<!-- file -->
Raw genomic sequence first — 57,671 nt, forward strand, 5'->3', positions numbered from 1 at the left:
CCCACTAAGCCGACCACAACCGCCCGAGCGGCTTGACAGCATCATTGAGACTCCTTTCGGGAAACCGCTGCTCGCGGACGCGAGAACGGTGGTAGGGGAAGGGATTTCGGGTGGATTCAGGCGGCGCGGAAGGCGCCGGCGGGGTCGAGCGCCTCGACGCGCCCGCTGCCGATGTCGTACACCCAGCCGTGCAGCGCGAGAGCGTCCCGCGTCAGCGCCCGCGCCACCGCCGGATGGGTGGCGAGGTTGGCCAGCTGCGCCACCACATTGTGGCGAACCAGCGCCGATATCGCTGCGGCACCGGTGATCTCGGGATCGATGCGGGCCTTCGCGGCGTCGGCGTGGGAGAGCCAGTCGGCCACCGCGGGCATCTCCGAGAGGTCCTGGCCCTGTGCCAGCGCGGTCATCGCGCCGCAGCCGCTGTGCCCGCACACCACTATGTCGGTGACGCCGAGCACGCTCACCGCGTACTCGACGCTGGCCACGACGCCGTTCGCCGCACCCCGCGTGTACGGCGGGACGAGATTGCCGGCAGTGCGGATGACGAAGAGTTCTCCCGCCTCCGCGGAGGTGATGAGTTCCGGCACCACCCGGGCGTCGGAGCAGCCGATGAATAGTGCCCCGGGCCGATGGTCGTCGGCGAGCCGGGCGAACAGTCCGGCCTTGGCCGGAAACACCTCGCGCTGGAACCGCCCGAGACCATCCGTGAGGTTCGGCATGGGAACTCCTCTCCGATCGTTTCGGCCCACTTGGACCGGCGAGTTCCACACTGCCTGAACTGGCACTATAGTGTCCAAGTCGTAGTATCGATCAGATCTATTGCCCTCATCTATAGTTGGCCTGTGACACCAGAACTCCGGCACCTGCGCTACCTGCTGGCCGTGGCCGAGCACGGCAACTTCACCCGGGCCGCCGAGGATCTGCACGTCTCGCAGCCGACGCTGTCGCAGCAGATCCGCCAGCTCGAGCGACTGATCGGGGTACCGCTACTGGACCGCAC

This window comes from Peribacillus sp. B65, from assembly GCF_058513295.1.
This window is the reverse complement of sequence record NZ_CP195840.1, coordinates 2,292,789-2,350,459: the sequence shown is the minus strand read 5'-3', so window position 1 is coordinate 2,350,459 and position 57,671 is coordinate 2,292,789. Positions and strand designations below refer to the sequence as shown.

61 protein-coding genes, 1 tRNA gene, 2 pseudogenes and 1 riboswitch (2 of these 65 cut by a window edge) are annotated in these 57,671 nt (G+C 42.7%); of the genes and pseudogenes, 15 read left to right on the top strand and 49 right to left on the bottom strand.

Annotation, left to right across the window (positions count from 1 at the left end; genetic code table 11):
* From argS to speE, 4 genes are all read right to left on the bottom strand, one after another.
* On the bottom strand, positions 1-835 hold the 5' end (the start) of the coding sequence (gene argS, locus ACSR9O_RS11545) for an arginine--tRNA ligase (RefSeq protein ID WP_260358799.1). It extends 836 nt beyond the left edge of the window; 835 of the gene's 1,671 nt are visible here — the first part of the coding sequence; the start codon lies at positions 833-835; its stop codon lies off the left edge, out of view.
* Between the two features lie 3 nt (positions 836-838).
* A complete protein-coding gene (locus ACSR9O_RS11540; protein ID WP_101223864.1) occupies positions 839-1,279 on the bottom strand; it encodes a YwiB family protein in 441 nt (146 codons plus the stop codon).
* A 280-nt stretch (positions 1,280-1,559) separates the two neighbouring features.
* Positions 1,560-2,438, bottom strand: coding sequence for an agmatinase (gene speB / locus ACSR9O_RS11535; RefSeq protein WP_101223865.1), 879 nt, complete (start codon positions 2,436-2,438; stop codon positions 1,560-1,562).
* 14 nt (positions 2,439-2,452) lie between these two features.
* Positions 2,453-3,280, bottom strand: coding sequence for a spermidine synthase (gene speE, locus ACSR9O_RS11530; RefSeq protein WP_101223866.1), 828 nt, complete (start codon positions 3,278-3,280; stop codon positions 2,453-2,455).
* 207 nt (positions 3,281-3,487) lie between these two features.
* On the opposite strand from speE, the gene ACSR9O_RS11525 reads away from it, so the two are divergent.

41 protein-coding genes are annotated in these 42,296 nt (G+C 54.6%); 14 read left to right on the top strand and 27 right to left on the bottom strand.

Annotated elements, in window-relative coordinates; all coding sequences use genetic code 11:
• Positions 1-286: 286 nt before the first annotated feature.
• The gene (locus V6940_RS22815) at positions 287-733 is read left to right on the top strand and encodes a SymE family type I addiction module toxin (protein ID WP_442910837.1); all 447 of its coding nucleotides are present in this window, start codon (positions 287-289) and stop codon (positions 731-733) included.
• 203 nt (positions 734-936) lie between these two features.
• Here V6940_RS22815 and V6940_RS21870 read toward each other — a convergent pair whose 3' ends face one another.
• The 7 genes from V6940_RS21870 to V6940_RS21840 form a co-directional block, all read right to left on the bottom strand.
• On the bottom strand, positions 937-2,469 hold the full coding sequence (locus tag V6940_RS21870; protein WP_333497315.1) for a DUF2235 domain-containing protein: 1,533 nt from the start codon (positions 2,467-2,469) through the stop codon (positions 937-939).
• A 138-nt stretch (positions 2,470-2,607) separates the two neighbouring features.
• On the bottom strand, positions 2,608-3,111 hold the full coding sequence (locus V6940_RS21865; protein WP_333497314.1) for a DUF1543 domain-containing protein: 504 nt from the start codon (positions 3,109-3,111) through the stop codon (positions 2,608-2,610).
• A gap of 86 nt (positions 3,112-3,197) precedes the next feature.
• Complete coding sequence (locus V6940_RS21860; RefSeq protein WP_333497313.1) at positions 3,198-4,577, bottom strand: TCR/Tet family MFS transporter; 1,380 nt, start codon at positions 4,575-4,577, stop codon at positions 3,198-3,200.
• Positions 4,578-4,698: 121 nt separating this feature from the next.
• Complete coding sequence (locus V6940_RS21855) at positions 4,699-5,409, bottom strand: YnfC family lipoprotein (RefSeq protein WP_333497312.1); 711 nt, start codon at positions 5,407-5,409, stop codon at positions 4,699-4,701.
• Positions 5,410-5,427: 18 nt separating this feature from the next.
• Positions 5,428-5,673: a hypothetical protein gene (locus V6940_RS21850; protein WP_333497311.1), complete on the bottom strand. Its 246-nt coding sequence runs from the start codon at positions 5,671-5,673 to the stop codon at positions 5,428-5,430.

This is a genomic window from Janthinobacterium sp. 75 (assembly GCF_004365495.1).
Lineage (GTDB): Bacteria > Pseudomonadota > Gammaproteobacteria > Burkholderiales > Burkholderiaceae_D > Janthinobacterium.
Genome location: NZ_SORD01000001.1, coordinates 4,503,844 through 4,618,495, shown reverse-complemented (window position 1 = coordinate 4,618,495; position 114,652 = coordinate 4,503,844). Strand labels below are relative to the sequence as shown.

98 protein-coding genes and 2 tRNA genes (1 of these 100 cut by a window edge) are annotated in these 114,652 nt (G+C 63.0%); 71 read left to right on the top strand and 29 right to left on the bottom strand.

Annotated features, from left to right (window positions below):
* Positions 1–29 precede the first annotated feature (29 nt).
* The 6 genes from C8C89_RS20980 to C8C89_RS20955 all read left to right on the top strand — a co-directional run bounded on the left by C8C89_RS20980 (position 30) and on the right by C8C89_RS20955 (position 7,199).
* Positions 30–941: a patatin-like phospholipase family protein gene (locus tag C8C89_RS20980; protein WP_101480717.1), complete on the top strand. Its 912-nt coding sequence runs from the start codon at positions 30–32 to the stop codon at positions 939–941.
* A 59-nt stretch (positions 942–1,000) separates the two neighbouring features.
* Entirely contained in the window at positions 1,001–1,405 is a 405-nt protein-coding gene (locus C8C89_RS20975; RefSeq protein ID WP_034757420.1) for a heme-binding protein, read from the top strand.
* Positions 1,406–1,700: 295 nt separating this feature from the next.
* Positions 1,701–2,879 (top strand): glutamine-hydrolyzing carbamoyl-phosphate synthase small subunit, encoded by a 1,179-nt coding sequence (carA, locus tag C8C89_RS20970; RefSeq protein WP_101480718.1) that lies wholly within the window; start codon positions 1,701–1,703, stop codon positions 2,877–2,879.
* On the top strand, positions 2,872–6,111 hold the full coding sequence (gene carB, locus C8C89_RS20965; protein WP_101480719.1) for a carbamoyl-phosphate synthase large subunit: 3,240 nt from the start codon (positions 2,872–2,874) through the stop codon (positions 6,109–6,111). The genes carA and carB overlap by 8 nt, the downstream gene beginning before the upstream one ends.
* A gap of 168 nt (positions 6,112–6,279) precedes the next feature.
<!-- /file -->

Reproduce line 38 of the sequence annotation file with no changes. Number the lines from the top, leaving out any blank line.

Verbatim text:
* Positions 1–29 precede the first annotated feature (29 nt).